Yahweh is your God; Yahweh is one. Love Yahweh with all your heart, all your soul, and all your might. This is what God expects in return. He wants His people to treat Him the way He treats them with covenant love and faithfulness. To ensure they don’t wander off into worshipping other gods, He commands them to teach their children diligently, to talk about these instructions throughout the day, to bind them on their hands, to put them between their eyes, and to write them on their doorposts. God is a lover who has already had His heart broken by this same people a generation earlier when they insisted on worshipping a golden calf and refused to enter the Promised Land. He wants to make sure they and their children down through the generations will see the covenant relationship for what it is.

Moses continues:

Deuteronomy 6:10–15. “And when the LORD your God brings you into the land that he swore to your fathers, to Abraham, to Isaac, and to Jacob, to give you—with great and good cities that you did not build, and houses full of all good things that you did not fill, and cisterns that you did not dig, and vineyards and olive trees that you did not plant—and when you eat and are full, then take care lest you forget the LORD, who brought you out of the land of Egypt, out of the house of slavery. It is the LORD your God you shall fear. Him you shall serve and by his name you shall swear. You shall not go after other gods, the gods of the peoples who are around you—for the LORD your God in your midst is a jealous God—lest the anger of the LORD your God be kindled against you, and he destroy you from off the face of the earth.

For some reason, I just love this passage. It’s so raw, so real. It really shows us God’s heart. He wants to make sure that His people realize the gift He is giving them: cities, houses, cisterns, vineyards, and olive trees. Once they are satisfied and secure, He doesn’t want them to forget Him or what He did for them in Egypt. He wants to occupy a central space in their thinking. He wants them fearing, serving, and swearing by His name instead of the gods of Egypt where they came from or of the Canaanites where they were going. Then, we arrive at the clincher of the whole section, the sentence that offended Oprah yet pulled me in—verse 15.

Deuteronomy 6:15. For Yahweh your God in your midst is a jealous God—lest the anger of Yahweh your God be kindled against you, and he destroy you from off the face of the earth.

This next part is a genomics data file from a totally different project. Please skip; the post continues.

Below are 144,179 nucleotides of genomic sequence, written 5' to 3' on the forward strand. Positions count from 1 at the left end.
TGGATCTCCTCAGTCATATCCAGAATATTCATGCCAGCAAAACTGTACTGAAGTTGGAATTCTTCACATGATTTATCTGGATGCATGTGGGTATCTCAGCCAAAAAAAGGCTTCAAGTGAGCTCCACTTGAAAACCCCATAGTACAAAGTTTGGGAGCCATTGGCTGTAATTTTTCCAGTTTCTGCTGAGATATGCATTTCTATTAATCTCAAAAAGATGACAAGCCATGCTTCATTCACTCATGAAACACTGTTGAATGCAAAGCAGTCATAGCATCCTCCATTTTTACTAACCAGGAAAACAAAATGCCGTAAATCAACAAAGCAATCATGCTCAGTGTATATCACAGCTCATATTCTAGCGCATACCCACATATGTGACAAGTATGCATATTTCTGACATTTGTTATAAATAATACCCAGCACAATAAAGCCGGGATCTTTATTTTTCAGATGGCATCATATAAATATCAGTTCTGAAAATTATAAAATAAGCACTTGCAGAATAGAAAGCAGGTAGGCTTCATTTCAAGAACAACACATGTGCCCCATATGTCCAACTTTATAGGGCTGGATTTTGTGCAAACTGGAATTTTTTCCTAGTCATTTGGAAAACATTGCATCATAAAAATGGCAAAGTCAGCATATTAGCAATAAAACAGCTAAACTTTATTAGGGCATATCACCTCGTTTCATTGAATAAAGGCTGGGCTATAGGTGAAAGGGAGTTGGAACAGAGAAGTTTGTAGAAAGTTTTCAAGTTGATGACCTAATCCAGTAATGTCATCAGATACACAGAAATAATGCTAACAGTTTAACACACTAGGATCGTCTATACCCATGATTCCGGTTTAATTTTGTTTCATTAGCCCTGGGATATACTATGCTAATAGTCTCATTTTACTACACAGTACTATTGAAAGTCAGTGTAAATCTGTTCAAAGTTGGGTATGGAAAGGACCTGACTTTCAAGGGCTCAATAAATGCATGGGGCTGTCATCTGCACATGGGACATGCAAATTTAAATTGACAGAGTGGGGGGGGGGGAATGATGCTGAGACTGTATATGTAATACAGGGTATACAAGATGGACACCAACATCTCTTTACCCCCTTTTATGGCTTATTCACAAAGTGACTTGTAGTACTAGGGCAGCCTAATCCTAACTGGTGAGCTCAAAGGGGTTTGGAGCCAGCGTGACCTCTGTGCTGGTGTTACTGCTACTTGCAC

Whew! What a conclusion! He begins by telling His name and how He wants the people to recognize Him as their only God—the one to whom they are wholly devoted (Deut 6:4-5). And He ends by threatening to wipe them off the face of the earth if they cheat on Him. At this point, it’s important to keep in mind that any family or clan was free to go. There was no fence around the camp, preventing people from leaving. However, if they were going to stay with Yahweh and His leaders and His priests, then He expected covenant loyalty. That’s the kind of committed relationship He’s interested in, not a consumer arrangement where each side stays in it only until either finds a better deal. If they stay around, they are agreeing to make Yahweh their God and to be His people.6

Having Yahweh as their God made Israel the most special nation on the planet—a people whose God was no mere local power or idol, but the very Creator of heaven and earth. He is the true and living God. And, yes, He is also a jealous God. But that’s actually a good thing. Can you imagine a spouse who isn’t angry when she or he gets cheated on? Real love means you can be truly hurt if the recipient of your love breaks faith. This is simply the nature of deep love. If someone hurts one of my children, I feel an instant surge of rage. That doesn’t mean I should sin, but it is a consequence of genuine love. God is jealous for His people. He is not jealous of His people, and He is not jealous of other gods. “Jealous for” means He already has them and is zealous to
keep them.

I feel this way about my toothbrush. It is mine; I don’t loan it out—not to my friends, not to my kids, not even to my wife. I’m jealous for my toothbrush. God’s jealousy is not that He wishes He could be like His people. His jealousy is not that He envies the other gods and their shiny temples. No, His jealousy is for the people He had already committed Himself to all the way back in the time of Abraham. He’s hanging onto them tightly, and He wants them to do the same. He’s jealous for them, and He wants them to be jealous for Him as well.

Now, I recognize that much has changed between the Deuteronomy generation of Israelites and today. We, Christians, are under a new covenant mediated by Jesus, not Moses. It is a better covenant founded on better promises ratified by a better sacrifice. Nevertheless, has God changed? Is He now fine with His people dabbling in spirituality, worshipping at the altars of success and family, or relegating their interactions with God to transactions? He is still a lover longing for a people to reciprocate that love, and He is a jealous God who will not play second fiddle in our lives.

I, for one, am thankful for God’s jealousy. He doesn’t just let me walk out the door. He convicts me when I fall into sin. He speaks to me through Scripture, during prayer, through others, and in my circumstances. He doesn’t just leave me to my own fate when I’m straying. His jealousy fights for me. To think that the Creator, the most important individual in the entire universe, cares about me and vigilantly fights to keep me is both overwhelming and comforting. Yahweh is a jealous God, and I’m just fine with that.

For the LORD your God is a consuming fire, a jealous God. - Deuteronomy 4:24


1 Exodus 20:5; 34:14; Deuteronomy 4:24; 5:9; 6:15; Joshua 24:19; Zechariah 8:2
2 “Oprah Denies Christ,” posted September 14, 2008, https://www.youtube.com/watch?v=2vd9DDH2A5o&t=190s
3 Willem A. VanGemeren, New International Dictionary of Old Testament Theology & Exegesis, vol 3 (Grand Rapids: Zondervan, 1997), p. 938.
4 “jealous” in Lexico, powered by Oxford Dictionaries, https://www.lexico.com/definition/jealous
5 Although I’m citing from the ESV throughout, I’ve taken the liberty to restore God’s proper name to the text rather than the clumsy and inauthentic substitution, “the LORD.”
6 Deuteronomy 4:20; 7:6; 14:2; 26:18-19; 27:9; 28:9